6.  The Common Inspection Framework (Common Evaluation Framework) and the handbook for inspectors has been a useful engine for motivating improvements. Thematic reviews have given useful insights to focus development work. The "How Colleges Improve" (September 2008)[22] and the inquiry into progress on implementation of Workforce Reforms (Initial Teacher Training - an overview of Ofsted Inspections 2004-08)[23] were of particular interest.

7.  Ofsted reports are brief and serve the needs of a lay audience but do not give the forensic detail that a College might want to aid its improvement agenda.

8.  Ofsted has a light touch and now a no touch methodology for Colleges considered Good or Outstanding. In these cases it will have no role in improvement - that is for 63% of Colleges. Only 4% (seven Colleges) are graded Inadequate.


  • Ofsted's role in the future should be to support a peer validation process based on an agreed self assessment tool.
  • The element of professional qualitative judgements needs to be preserved.
  • In depth thematic reviews informed by the sector should be a continued role for Ofsted.

The performance of Ofsted in carrying out its work

10.  The current inspection methodology is far too bureaucratic and burdensome. It currently involves Colleges addressing:

  • 272 areas which contribute to judgements and grades for Overall Effectiveness, Capacity to Improve, Outcomes for Learners, Quality of Provision, Leadership and Management, Safeguarding and Equality and Diversity.
  • 27 areas must be addressed in the Effectiveness of Teaching Training and Assessment.
  • 22 for Safeguarding.
  • 24 for Promoting Equality and Diversity.
  • 24 areas are scrutinised under the heading of Value for Money.

This unacceptable level of regulation results in considerable resource being diverted from the front line. The burden of inspection is self evident and not commensurate with its impact on improvement.

11.  In the future students and employers may pay entirely for their provision with no support from the public purse. In that world there will be a purely customer oriented relationship which will depend on good quality for its survival. This would require a re-evaluation of the role of Ofsted in this market.

12.  AoC is disappointed that the Ofsted website is so difficult to access for Colleges seeking others who have just been inspected. We would encourage Ofsted to improve radically its search facilities.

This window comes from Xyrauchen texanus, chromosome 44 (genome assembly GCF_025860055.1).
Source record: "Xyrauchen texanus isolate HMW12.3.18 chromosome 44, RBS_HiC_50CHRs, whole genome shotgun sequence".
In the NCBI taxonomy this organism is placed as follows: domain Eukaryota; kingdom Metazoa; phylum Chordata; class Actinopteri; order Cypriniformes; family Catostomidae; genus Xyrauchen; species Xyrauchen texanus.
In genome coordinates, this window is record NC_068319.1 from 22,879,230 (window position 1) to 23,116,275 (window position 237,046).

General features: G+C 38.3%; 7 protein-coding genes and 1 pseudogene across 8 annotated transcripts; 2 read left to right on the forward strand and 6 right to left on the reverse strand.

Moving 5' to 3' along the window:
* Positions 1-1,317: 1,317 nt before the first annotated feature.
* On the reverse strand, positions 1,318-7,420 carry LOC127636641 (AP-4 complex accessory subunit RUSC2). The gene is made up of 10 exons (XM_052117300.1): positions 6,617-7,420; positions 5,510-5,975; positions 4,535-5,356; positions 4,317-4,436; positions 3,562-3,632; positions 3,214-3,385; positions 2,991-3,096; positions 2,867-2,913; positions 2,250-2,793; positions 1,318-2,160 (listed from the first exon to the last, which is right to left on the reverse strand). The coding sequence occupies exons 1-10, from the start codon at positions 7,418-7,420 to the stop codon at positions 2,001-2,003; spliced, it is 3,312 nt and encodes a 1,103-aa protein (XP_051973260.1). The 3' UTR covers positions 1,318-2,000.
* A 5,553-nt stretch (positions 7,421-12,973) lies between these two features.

13.  Making a complaint about an Ofsted inspection is a complicated process. A College inspection report can be published before the complaint is resolved. We encourage Ofsted to revise their procedures substantially and ensure they include the ability to complain not only about the conduct of inspection but the evidence that supports judgements. Reports should be delayed until resolution of the complaint.


  • Inspection is burdensome, bureaucratic and diverts resources from front line delivery.
  • The website and complaints procedure need attention.

The consistency and quality of inspection teams in the Ofsted inspection process.

15.  Inspection teams are professional and, with a 50% contribution from serving practitioners, have improved the currency of inspection.

16.  AoC has concerns about the consistency of inspections. Many of our members have experienced a number of inspections during their careers, including from the now defunct FEFC, ALI as well as Ofsted, and can make valid comparisons. The current system of contracting with inspection providers[24] has led to increased feedback from Colleges on the disparity between differing training and support for inspectors. We have already raised with Ofsted the problems perceived by our members of a conflict of interest between inspection contractors who are also consultants marketing their services to Colleges.

17.  There are separate bench marks for General Further Education and Tertiary Colleges, Sixth Form Colleges and Independent Specialist Colleges. Ofsted measure Qualification Success Rates against these. However it is increasingly difficult to categorise by types of College. Some Sixth Form Colleges may have more in common in terms of their curriculum and student cohort with a General Further Education College. Institutional benchmarks serve little purpose.

18.  The weight given to different types of provision in inspection has no relationship to the volumes of delivery in an institution. Ofsted focuses on 16-18 delivery and does not recognise the diversity of College provision.


  • Full-time inspectors need to update their experience of College practice.
  • The training of inspectors varies.
  • Benchmarks by institutional type should be removed.
  • There is insufficient focus or expertise on post-19 Employer Responsive provision.

The weight given to different factors in the inspection process.

20.  Qualification Success Rates (QSR)[25] have an overwhelming influence on inspection results and we believe they are a very important indicator of responsiveness to learners. But they have a direct influence over almost all of the 272 factors that culminate in a grade. The hypothesis that an inspection team arrive with will be based almost entirely on success rates.

21.  This encourages institutions to recruit the students whose success is predictable. Challenging qualifications are discarded in favour of more achievable alternatives.

22.  AoC would encourage a more reasonable approach to securing standards. We think there is a role for the FE sector in deciding with Ofsted what the threshold standards should be each year. Policing the complexity of individual qualifications is unnecessarily costly and not in the students' interest.

23.  The issue of the retention element of success rates needs to be re-examined. School achievements are based on the success in gaining the qualification, not on how many students registered at the beginning of the programme. Colleges acknowledge the importance of focusing on retention and it has led to further innovation in teaching, learning, target setting, attendance monitoring and tutorial. However a student leaving for employment, illness or change of address has a negative and unfair impact on College success rates, therefore this requires re-evaluating.

24.  We are also disappointed that measuring student success after the age of 16 in schools and Colleges is still not comparable. It leads to uninformed decisions being made by those unaware of the complexity of measuring success.